This SUPER easy tomato orzo risotto (or orzotto!) takes just 20 minutes, is packed with flavour and made all in one pot for the ultimate quick weeknight meal.
Orzo (or risoni) is a great way to get a risotto-esque dish, full of all the flavour and comfort of the original, in a fraction of the time. I love a risotto, but sometimes you want something quick and fuss-free, without having to babysit the pot and constantly stir.
And this one is a serious winner. It uses store cupboard staples to create something really special. Tinned tomatoes, jarred sundried tomatoes and olives are the stars here and I think you’re going to love it just as much as I do. Adding parmesan and mozzarella at the end just ups the luxurious factor (and who doesn’t love gooey cheese?)
The beauty of making this orzotto in one pot is twofold: it cuts the washing up RIGHT down, and it means all the starchy goodness from the orzo transfers into the sauce, making it even more creamy and luscious without having to add cream.
Once you know the base technique for a one pot orzo dish like this, you can really get creative. I love it as a way to use up any odds and ends you have in the fridge and perfect for using up slightly sad looking veggies.
The formula is essentially –
- Soften any veggies and aromatics (onion, garlic, peppers, tomatoes etc)
- Add orzo and stir through
- Add your liquid (stock or water)
- Simmer uncovered, stirring occasionally
- Add finishing touches (stir through cheese, leafy greens, extra seasoning)
There’s nothing complicated here – everything is easy to find in a supermarket and you probably have a lot of these in your kitchen already.
- Orzo. If you’ve not use it before, orzo (or risoni) is a small rice shaped pasta that I think is super underrated. It cooks quickly and makes a great replacement for risotto rice here.
- Tinned tomatoes. I like using whole, peeled plum tomatoes but you could use crushed, chopped or even passata here. Try to get a good quality tinned tomato, like Mutti, if possible.
- Olives. I LOVE Kalamata olives here, but you can just choose your favourite. Or if you’re not a fan of olives, just use more sundried tomatoes.
- Sundried tomatoes. Try to go for semi-dried tomatoes in olive oil if you can, they’re a lot softer and will really melt into the sauce as it cooks. If you can’t find them though, regular sundried tomatoes are absolutely fine.
- Garlic and chilli. Leave out the chilli if you’re not a fan of spicy food, or cooking for kids. You could also use 1 teaspoon of dried chilli flakes in place of the fresh chilli here.
The recipe calls for water for ease, but for an even more flavour packed dish, use vegetable or chicken stock.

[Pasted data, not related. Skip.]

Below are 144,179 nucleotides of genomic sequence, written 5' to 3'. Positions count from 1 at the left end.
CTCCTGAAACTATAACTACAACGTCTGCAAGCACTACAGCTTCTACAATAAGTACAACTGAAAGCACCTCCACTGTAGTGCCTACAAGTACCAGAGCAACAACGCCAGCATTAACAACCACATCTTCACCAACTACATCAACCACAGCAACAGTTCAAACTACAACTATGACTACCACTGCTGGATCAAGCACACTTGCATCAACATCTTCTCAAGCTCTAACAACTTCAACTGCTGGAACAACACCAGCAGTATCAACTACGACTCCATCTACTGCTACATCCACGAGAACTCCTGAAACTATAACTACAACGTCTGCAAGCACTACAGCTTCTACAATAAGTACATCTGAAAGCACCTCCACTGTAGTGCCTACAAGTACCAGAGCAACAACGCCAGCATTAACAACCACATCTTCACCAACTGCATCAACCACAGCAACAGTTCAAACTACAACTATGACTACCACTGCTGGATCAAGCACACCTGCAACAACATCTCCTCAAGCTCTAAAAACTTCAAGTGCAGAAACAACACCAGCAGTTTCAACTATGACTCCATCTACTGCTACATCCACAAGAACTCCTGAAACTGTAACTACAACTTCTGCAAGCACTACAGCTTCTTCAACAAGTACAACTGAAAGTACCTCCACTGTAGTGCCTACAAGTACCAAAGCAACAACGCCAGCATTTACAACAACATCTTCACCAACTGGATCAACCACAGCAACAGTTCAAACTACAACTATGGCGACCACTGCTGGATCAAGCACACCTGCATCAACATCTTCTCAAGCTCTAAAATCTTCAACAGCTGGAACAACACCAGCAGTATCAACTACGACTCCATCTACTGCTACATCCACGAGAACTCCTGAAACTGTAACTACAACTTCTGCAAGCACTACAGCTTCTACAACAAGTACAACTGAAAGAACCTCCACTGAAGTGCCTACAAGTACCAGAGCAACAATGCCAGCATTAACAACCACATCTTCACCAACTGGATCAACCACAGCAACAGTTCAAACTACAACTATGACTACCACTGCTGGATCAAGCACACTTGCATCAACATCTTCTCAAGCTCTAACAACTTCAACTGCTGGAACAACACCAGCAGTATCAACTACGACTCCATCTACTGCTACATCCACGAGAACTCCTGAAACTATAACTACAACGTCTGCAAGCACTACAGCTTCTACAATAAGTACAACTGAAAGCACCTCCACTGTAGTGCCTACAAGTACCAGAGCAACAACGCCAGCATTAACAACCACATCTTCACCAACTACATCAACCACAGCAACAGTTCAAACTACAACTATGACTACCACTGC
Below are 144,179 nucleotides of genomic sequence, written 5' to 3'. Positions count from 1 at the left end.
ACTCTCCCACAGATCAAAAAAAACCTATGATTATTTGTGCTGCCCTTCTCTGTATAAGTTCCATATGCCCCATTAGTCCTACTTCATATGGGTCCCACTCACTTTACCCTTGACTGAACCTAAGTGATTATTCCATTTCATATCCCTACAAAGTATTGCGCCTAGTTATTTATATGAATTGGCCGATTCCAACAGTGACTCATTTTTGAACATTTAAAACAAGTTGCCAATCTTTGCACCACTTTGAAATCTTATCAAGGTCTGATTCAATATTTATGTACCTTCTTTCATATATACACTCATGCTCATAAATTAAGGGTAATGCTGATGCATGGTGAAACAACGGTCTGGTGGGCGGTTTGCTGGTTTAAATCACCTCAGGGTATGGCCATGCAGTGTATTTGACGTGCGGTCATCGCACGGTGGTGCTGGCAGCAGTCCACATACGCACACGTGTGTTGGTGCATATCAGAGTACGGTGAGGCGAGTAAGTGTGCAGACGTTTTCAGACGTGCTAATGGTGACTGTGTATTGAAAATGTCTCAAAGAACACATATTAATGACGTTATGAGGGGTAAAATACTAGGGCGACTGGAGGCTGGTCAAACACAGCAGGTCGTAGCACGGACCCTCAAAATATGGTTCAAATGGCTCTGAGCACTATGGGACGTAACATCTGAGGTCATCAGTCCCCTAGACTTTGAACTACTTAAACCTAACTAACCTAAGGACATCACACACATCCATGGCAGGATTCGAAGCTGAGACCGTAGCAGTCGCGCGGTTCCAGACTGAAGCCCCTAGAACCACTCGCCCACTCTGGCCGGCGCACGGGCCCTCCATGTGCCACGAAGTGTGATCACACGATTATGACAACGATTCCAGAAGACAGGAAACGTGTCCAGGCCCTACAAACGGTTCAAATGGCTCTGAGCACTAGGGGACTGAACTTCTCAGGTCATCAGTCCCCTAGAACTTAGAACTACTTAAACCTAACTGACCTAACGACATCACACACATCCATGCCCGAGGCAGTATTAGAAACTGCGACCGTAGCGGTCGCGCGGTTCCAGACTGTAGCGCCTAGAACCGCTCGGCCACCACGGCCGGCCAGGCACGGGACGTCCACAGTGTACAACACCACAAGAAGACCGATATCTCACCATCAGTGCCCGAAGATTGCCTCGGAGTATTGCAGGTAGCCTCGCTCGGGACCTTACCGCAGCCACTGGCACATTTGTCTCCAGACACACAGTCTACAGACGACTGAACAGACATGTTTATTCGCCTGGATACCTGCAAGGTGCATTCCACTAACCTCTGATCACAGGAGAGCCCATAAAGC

How to make it
Start by getting your garlic, chilli and a little oil from your sundried tomatoes jar into a large pot or pan. Give them a stir through the oil until they start to soften. Then, go in with the tinned tomatoes, olives and sundried tomatoes and give everything a good mix.
Add the orzo, then the water (or stock) and give it a stir. Simmer the orzo for 10 minutes, stirring occasionally so that the orzo doesn’t stick to the bottom of the pan (it really likes doing this!) If it does stick, just scrape it off the bottom with your spatula.
After 10 minutes, the sauce should be looking thick and creamy. Give your orzo a little taste – you want it to be ‘al dente’ – cooked, but with a little bite to it. If it’s still a little hard, let it cook for a few more minutes until you’re happy with it. Then, add the grated parmesan and stir it through the orzo. It’ll melt into the sauce and make it extra creamy and delicious. Remove the pan from the heat, then dollop over torn pieces of mozzarella, scatter over some basil leaves, give it a good grind of black pepper and finish with a drizzle of olive oil.
Got a question?
I use tinned tomatoes here for ease – I like using whole, peeled plum tomatoes, but you could use crushed, chopped or passata. Try to get a good quality tinned tomato for the best flavour if you can.
You can! It’s wonderful for meal prep. The sauce will thicken up in the fridge so you can add a tiny bit of water when you’re reheating it to loosen things up. Reheat it either on the stovetop or in the microwave. It’ll last at least 5 days in the fridge in an airtight container.
You can just use more of the sundried tomatoes or use capers for a similar salty hit.
Yes! Use the same quantity of fresh tomatoes – roughly 4 large tomatoes. Make sure you chop them up reasonably finely so they are able to soften down nicely.
This is a brilliant base recipe and you can get creative with what you add. I love to stir through a couple of handfuls of spinach at the end, or you could add jarred artichokes, and red pepper, or use feta instead of mozzarella at the end.
Like this recipe? Here are some other quick ideas you might enjoy
If you make this recipe, I’d love to know what you think! You can leave me a comment below and share how you got on.Print